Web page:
From helping run the Universiade Athletes’ Village to ensuring a fantastic fan experience, it’s volunteers who make university sport competitions come to life. The FISU Volunteer Leaders Academy trains university students on the skills and areas of expertise it takes to host international championship events.  

FISU Volunteer Leaders Academy in 2018

The FISU Volunteer Leaders Academy is an educational event that serves as a key part of the international sports and volunteering movement. Held in the capital of youth and volunteering of Russia, the Summer Universiade city of Kazan, this year’s edition of the Volunteer Leaders Academy took place at the Youth Center Volga at a state-of-the-art sporting facility on the banks of Europe’s longest river and brought together 111 young leaders, nominated by 92 national and four continental university sports federations.

Participants included active athletes such as Canada's Celina Toth, a diver who competed at the Commonwealth Games in Gold Coast, and Germany's judoka-turned-triathlete Belmann Moritz.

Others included Icelandic swimmer Hrafnhildur Lúthersdóttir, who finished sixth in the 100 metres breaststroke final at the Olympic Games Rio 2016 before announcing her retirement earlier this year.

They were joined by many other participants who are already active in university sport administration as well as successful mentors from last year’s edition.

The week consisted of talks from top FISU officials including President Oleg Matytsin and Secretary General Eric Saintrond. Other presentations were given by representatives from organisations including Education First, the Olympic Committee of Serbia, the World Anti-Doping Agency and insidethegames, whose senior reporter Nick Butler spoke about journalism in the modern world.

This year’s Academy was devoted to the FISU Ambassadors programme, one of the most ambitious and promising of FISU’s special projects. Their main role will be to serve as an important link between FISU and student communities in FISU member countries, and helping to raise awareness about FISU and university sports among students. Student Ambassadors will promote FISU/CUSF/NUSF events through social media and help to organise different activities throughout the year, including the International Day of University Sport.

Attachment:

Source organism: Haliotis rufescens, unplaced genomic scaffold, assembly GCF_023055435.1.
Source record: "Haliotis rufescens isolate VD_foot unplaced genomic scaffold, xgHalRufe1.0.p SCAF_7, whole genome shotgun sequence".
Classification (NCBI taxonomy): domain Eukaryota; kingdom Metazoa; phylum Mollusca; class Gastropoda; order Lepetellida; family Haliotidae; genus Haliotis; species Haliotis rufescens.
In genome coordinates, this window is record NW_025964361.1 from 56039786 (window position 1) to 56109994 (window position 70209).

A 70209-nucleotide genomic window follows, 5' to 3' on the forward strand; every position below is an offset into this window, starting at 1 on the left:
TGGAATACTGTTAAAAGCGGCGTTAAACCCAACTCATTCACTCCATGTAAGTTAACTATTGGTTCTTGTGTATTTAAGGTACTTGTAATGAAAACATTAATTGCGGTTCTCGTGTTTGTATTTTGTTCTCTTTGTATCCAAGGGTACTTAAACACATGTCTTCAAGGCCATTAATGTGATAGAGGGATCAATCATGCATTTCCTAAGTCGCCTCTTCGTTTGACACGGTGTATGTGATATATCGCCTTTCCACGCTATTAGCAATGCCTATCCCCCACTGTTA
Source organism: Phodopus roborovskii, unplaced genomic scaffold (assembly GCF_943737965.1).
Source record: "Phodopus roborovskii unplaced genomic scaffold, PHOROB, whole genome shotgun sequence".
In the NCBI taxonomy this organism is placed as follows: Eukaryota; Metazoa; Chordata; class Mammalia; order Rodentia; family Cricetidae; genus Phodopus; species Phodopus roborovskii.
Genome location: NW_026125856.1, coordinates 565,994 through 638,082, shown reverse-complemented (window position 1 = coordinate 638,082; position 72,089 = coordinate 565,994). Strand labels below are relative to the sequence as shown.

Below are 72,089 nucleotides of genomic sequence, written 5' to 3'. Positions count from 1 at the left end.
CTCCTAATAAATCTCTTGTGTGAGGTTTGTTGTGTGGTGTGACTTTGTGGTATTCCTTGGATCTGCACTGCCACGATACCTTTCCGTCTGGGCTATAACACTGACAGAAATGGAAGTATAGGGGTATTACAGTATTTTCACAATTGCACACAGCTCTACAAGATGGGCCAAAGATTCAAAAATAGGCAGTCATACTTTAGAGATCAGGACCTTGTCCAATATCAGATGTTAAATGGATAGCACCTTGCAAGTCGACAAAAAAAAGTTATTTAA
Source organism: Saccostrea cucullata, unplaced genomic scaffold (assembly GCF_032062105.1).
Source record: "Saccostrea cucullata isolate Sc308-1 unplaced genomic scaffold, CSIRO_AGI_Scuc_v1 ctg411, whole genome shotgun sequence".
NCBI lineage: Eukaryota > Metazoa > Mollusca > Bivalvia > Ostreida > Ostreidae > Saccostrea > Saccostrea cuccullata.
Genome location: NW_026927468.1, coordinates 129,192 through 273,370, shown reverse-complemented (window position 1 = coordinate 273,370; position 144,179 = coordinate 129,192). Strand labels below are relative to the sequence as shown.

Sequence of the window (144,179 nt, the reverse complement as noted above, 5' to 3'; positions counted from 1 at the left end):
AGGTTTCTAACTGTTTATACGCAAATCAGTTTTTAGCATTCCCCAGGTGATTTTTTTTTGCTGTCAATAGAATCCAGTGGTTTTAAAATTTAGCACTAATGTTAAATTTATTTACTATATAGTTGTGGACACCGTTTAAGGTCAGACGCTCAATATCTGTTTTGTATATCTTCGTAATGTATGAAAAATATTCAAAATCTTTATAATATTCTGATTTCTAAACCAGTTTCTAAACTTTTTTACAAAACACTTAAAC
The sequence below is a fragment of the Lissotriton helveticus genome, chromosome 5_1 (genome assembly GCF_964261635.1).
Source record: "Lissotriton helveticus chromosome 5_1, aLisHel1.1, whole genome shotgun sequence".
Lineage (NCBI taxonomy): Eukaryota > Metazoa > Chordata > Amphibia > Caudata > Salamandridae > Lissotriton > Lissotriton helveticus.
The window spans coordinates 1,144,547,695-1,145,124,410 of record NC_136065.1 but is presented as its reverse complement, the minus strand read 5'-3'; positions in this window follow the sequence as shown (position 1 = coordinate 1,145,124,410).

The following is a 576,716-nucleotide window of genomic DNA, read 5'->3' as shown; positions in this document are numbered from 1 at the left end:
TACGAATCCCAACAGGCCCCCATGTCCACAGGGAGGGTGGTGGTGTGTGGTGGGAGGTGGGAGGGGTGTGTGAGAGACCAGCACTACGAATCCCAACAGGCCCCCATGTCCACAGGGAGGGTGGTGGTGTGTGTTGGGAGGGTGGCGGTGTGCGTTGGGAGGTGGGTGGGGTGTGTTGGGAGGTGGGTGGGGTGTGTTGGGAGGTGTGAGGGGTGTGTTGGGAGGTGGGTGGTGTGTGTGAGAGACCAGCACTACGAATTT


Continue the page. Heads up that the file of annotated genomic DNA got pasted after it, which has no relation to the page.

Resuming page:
Upon successfully completing the educational programme and presenting their projects, all participants of the Academy were awarded FISU Student Ambassador status. All of them signed a pledge to promote sports values and encourage sports practice in harmony with the university spirit.

Extra excitement was generated by the ongoing FIFA World Cup in nearby Kazan. The schedule was rearranged at short-notice so everyone present could attend the Group C clash between eventual winners France and Australia at the Kazan Arena, where they sat on the very front row!

2018 FIFA World Cup Russia Local Organising Committee members made presentations and workshops on volunteer management. After the theory and the workshop at the venue, participants worked alongside host city volunteers for one shift, gained knowledge, had fun and exchanged experiences with each other. After their volunteering shift as host city volunteers, the future FISU Ambassadors attended the FIFA Fan Fest to feel the energy and atmosphere of the World Cup.

After the end of the educational programme, participants were given a chance to enjoy a sightseeing tour during which they became acquainted with the history and remarkable places of Kazan: the 16th century Kazan Kremlin, “City Panorama” museum and sport venues of the 27 Summer Universiade 2013 legacy. 

The participants had a chance to visit Innopolis, a high-tech city and university. The participants of the Academy also managed to get acquainted with local traditions and manners and celebrated one of the most well-known Tatar festivals called Sabantuy.